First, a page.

‘Vaccine study needed on IHU strain’


PETALING JAYA: Even as more study is needed on the new Covid-19 variant, IHU, epidemiologists say the prevention and control measures will be almost the same with concern largely on the effectiveness of current vaccines against it.

The emergence of IHU – which was recently reported in France – is not unexpected by the medical fraternity, which is constantly in discussion regarding potential mutations of the virus, they added.

It’s a common behaviour of such viruses to evolve and change or mutate from time to time, resulting in variants.

Universiti Putra Malaysia epidemiologist Assoc Prof Dr Malina Osman, noting that the emergence of IHU is not surprising, said the experts did observe a continuous trend of the emergence of new strains since the start of the Covid-19 pandemic.

“The prevention and control will be almost similar to managing the previous variants, even though the long wait concern may be on the effectiveness of current vaccines,” she said.

The IHU is named after the French institution that reported the variant – IHU Mediterranee Infection. It reportedly has 46 mutations on its spike protein, which is more than Omicron’s 37.

Dr Malina said the severity of the risks posed by the new variant can only be determined after more data is secured, as is the usual practice.

“Like previous experiences with Gamma, Delta and Omicron, we need to wait for further data to conclude its potential impact,” she said.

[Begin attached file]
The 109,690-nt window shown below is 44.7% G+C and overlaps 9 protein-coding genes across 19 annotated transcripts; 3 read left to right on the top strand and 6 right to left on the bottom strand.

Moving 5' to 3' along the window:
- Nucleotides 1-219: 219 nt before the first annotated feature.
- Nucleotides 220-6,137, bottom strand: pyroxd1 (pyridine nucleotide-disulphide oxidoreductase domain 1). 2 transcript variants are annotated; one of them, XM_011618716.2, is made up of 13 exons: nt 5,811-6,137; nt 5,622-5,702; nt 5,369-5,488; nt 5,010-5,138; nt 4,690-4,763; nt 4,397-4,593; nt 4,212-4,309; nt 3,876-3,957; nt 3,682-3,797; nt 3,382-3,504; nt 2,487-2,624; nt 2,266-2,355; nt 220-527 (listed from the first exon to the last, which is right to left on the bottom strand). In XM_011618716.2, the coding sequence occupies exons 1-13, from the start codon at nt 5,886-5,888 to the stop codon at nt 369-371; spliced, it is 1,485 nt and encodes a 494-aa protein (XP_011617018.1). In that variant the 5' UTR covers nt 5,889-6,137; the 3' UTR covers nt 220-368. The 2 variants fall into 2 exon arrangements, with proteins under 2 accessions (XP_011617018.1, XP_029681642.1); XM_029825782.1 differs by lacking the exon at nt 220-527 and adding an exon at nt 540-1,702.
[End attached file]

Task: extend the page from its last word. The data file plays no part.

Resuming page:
She suggested that unnecessary international travel be avoided to curb the spread of any new variants, once deeper understanding of IHU has been obtained.

Prof Dr Moy Foong Ming of Universiti Malaya’s Department of Social and Preventive Medicine said that even though the variant has only been detected in France, the authorities should always remain vigilant.

“It (IHU) has not been found in countries outside of France or labelled as a variant of concern by the World Health Organisation (WHO).

“However, the relevant stakeholders should monitor its transmission globally,” she said.

Prof Moy also said the public should not be unduly worried about the mutations as long as the chain of transmission can be broken through public health preventive measures and vaccinations.

She reminded the public to always adopt a healthy lifestyle to boost their immune system.

Covid-19 incident manager of WHO, Abdi Mahmud, told reporters in Geneva on Tuesday that the IHU variant had been on the agency’s radar since last November but it did not appear to have spread widely over the past two months.

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Covid-19 , variant , IHU

   

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